Movie star Paul Walker died in a high-speed car accident in November, leaving a $25 million dollar estate that named his daughter as the sole beneficiary. THELAW.TV asked Houston, Texas estate planning lawyer Keith Morris to comment on the controversies surrounding Walker’s will — and what you can learn from his estate problems.
By Attorney Keith Morris
Special to THELAW.TV
Court documents filed recently in California show that actor Paul Walker left his entire $25 million estate to his 15-year-old daughter, Meadow. While the action star had an estate plan in place, there may be complications in probate court in fulfilling his last wishes.
Walker, world famous for the “The Fast and the Furious” movie franchise, died in a high-speed car crash near Los Angeles on November 30.
The action star died of traumatic and thermal injuries after the Porsche he was a passenger in crashed and burst into flames, according to a coroner’s report. Walker’s friend and financial advisor Roger Rodas was driving the vehicle and also died in the accident.
Investigator reports said there were no mechanical problems found with the vehicle, which was estimated to have been traveling at 100 mph or more at the time of the crash.
In his will, the actor named his father, Paul Walker III, as executor of the estate, according to court documents. In his estate plan, the younger Walker also asked that his mother, Cheryl Walker, be appointed guardian of Meadow and the estimated $25 million of his estate.
The documents filed with the court also request that the actor’s father be given authority to sell and/or invest estate properties as needed.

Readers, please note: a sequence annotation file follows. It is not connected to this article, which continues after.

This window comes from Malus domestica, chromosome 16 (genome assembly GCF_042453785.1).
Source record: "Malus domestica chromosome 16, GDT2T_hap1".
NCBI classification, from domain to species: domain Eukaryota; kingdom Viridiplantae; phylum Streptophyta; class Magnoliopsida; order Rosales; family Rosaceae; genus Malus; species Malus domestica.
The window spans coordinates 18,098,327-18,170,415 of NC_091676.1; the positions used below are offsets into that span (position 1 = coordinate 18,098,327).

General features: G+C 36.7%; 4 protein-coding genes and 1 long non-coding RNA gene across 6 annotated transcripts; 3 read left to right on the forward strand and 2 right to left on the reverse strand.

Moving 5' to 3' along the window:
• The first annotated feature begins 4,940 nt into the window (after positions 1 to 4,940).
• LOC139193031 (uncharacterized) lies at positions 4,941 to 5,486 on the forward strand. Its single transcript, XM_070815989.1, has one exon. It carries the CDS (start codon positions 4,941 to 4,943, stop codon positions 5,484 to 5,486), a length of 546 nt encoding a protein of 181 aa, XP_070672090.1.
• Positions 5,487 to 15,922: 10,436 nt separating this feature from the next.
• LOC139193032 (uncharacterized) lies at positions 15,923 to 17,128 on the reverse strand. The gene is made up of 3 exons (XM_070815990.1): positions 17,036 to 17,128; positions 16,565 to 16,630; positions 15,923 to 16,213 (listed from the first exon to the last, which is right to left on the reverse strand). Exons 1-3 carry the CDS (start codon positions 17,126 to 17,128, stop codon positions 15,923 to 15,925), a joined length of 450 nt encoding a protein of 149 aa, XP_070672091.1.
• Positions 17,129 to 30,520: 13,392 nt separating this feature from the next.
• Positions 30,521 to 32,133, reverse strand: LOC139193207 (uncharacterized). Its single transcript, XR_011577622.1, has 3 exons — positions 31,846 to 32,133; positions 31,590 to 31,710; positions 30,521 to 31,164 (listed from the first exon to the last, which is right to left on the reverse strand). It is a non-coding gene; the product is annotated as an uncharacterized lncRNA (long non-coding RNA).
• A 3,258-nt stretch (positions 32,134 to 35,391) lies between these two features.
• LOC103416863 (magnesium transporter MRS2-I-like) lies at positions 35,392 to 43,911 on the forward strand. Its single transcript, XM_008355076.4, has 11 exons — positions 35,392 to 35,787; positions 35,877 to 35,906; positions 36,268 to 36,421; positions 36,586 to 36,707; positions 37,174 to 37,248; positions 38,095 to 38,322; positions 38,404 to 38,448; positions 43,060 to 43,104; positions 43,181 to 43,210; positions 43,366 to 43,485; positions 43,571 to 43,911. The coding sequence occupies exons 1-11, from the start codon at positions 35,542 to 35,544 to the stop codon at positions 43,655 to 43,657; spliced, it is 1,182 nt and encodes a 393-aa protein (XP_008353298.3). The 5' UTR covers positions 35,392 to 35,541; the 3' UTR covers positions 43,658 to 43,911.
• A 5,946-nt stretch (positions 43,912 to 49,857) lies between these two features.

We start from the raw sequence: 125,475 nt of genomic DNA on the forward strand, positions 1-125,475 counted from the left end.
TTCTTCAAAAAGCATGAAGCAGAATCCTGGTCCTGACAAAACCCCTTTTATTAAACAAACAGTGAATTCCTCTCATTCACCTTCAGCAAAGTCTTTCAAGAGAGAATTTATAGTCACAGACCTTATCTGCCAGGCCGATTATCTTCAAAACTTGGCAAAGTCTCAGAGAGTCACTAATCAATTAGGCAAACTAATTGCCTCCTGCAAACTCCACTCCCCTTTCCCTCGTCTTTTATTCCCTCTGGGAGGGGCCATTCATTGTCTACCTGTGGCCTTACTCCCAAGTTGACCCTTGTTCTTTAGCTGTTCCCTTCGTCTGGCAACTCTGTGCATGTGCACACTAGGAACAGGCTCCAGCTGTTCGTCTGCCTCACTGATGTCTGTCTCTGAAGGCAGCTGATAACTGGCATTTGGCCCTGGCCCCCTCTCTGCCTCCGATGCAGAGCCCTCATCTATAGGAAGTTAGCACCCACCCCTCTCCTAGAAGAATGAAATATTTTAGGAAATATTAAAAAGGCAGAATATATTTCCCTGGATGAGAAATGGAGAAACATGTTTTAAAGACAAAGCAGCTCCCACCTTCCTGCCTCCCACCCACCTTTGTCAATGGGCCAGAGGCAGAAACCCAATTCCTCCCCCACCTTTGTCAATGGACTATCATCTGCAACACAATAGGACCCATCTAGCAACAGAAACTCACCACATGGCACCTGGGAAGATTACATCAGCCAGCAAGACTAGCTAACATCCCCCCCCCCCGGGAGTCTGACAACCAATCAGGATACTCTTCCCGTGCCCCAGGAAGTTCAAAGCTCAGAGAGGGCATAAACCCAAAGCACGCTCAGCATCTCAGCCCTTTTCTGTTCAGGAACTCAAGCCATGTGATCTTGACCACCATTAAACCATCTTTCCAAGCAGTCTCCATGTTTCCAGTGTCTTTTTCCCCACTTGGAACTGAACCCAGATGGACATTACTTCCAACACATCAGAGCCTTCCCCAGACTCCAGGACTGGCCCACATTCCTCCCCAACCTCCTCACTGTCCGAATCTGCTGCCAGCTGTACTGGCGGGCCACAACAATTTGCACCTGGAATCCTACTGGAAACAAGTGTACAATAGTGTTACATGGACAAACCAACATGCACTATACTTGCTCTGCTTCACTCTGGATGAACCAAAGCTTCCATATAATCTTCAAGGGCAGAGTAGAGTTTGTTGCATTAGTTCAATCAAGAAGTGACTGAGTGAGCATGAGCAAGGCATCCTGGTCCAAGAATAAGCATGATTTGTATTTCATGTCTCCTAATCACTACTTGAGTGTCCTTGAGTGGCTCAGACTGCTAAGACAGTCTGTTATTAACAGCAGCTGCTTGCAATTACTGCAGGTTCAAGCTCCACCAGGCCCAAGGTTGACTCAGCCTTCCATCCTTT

Guardianship in California
Typically, under California guardianship law, when one parent dies, the surviving parent retains custody of the child and is named guardian of the estate. In some cases, there may be two guardians appointed, one for the child and one for the estate.
The guardian of the estate is charged with the task of responsibly and ethically managing the funds, usually until the child reaches the age of 18.
Meadow was living with her father at the time of his death. The court documents apparently contained no mention of Meadow’s mother, Rebecca Soteros, who has had custody of her daughter since the accident.
To fulfill the conditions in Walker’s will, Soteros would have to consent to signing over custody to Cheryl Walker. If Soteros contests custody, this could create issues in the probate of Walker’s estate and future guardianship of Meadow.
Even with the best laid estate plans, problems can arise. In a case like this, Walker’s wishes will be taken into account, but a California probate judge will have the final say in who controls the money in the estate and who her guardian will be until Meadow reaches the age of 18. As the surviving parent, Soteros likely would have a strong argument to contest guardianship of her daughter.
Walker’s will was signed in 2001, the year the first “Fast and Furious” movie was released. According to the court documents filed by his father, the estate consists of a home valued at an estimated $10 million and unspecified personal property, estimated at $8 million. Court records also show that the estate is expected to earn another $8 million.
Some of the funds likely will come from the release of the seventh “Fast and Furious” movie. The film was still being made at the time of Walker’s death and is set to be released in April 2015.
An initial hearing concerning Walker’s estate is scheduled for February 20.
The author, Keith Morris, is a Houston, Texas estate planning and guardianship attorney.